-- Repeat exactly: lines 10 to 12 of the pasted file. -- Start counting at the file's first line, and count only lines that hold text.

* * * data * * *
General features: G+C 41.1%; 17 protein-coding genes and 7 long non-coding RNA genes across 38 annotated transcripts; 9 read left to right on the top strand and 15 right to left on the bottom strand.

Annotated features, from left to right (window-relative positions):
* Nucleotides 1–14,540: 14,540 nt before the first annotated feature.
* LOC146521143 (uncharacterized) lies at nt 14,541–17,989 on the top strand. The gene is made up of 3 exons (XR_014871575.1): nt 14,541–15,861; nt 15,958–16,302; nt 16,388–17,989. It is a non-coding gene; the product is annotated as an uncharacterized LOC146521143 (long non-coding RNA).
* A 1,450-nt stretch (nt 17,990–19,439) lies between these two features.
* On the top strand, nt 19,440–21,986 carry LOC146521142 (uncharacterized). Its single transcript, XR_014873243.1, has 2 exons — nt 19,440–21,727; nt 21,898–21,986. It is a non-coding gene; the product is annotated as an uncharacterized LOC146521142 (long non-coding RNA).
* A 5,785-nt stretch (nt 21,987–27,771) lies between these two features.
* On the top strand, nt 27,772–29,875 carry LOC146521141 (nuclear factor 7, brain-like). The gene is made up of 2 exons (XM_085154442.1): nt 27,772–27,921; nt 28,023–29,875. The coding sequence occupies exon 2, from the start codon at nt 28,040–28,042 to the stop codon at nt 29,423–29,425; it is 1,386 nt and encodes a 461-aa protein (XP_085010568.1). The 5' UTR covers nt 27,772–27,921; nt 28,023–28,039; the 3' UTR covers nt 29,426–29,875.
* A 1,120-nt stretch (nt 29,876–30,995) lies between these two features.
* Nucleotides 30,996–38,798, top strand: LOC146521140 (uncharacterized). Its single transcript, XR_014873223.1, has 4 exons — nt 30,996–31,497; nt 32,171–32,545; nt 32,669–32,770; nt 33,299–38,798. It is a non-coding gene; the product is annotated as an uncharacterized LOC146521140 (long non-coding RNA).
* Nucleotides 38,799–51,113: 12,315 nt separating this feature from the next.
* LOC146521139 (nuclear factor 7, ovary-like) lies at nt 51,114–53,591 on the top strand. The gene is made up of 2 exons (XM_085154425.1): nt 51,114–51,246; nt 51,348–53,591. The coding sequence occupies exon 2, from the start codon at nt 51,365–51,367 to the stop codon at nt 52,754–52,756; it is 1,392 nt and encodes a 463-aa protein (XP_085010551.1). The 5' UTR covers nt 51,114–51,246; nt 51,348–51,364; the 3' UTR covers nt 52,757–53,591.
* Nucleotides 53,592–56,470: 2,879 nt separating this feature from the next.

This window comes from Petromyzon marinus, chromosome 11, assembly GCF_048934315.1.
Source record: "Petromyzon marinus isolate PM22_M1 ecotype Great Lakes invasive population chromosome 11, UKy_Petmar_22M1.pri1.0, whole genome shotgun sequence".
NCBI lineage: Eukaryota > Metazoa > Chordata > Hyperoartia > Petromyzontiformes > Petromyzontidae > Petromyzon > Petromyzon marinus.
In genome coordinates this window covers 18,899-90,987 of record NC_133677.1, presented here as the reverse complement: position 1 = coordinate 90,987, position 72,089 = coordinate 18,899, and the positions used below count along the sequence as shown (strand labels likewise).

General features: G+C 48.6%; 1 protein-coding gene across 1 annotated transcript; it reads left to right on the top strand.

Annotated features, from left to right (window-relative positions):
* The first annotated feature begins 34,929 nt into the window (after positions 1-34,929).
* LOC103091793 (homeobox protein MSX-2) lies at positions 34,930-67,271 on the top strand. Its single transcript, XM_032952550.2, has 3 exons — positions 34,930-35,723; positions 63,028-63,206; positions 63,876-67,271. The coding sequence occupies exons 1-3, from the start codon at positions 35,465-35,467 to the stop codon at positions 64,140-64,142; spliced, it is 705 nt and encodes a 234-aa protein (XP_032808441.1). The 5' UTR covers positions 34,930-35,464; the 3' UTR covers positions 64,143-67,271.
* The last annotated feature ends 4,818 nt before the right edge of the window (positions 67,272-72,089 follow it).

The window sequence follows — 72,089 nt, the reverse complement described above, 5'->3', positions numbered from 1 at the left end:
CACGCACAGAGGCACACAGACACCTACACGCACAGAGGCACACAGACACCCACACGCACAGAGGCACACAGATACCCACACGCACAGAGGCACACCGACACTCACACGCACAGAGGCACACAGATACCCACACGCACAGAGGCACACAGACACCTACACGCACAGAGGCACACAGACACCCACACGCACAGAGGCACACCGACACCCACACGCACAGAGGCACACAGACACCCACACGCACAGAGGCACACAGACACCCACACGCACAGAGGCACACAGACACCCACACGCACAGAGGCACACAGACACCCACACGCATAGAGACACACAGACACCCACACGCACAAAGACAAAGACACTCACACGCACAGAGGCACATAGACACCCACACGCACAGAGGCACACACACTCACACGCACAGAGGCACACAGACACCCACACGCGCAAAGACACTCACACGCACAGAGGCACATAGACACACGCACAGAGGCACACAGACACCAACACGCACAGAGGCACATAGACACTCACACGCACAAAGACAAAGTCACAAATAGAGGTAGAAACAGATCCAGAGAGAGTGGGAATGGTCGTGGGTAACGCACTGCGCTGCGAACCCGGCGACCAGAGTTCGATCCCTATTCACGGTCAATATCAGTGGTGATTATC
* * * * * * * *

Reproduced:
* Nucleotides 30,996–38,798, top strand: LOC146521140 (uncharacterized). Its single transcript, XR_014873223.1, has 4 exons — nt 30,996–31,497; nt 32,171–32,545; nt 32,669–32,770; nt 33,299–38,798. It is a non-coding gene; the product is annotated as an uncharacterized LOC146521140 (long non-coding RNA).
* Nucleotides 38,799–51,113: 12,315 nt separating this feature from the next.
* LOC146521139 (nuclear factor 7, ovary-like) lies at nt 51,114–53,591 on the top strand. The gene is made up of 2 exons (XM_085154425.1): nt 51,114–51,246; nt 51,348–53,591. The coding sequence occupies exon 2, from the start codon at nt 51,365–51,367 to the stop codon at nt 52,754–52,756; it is 1,392 nt and encodes a 463-aa protein (XP_085010551.1). The 5' UTR covers nt 51,114–51,246; nt 51,348–51,364; the 3' UTR covers nt 52,757–53,591.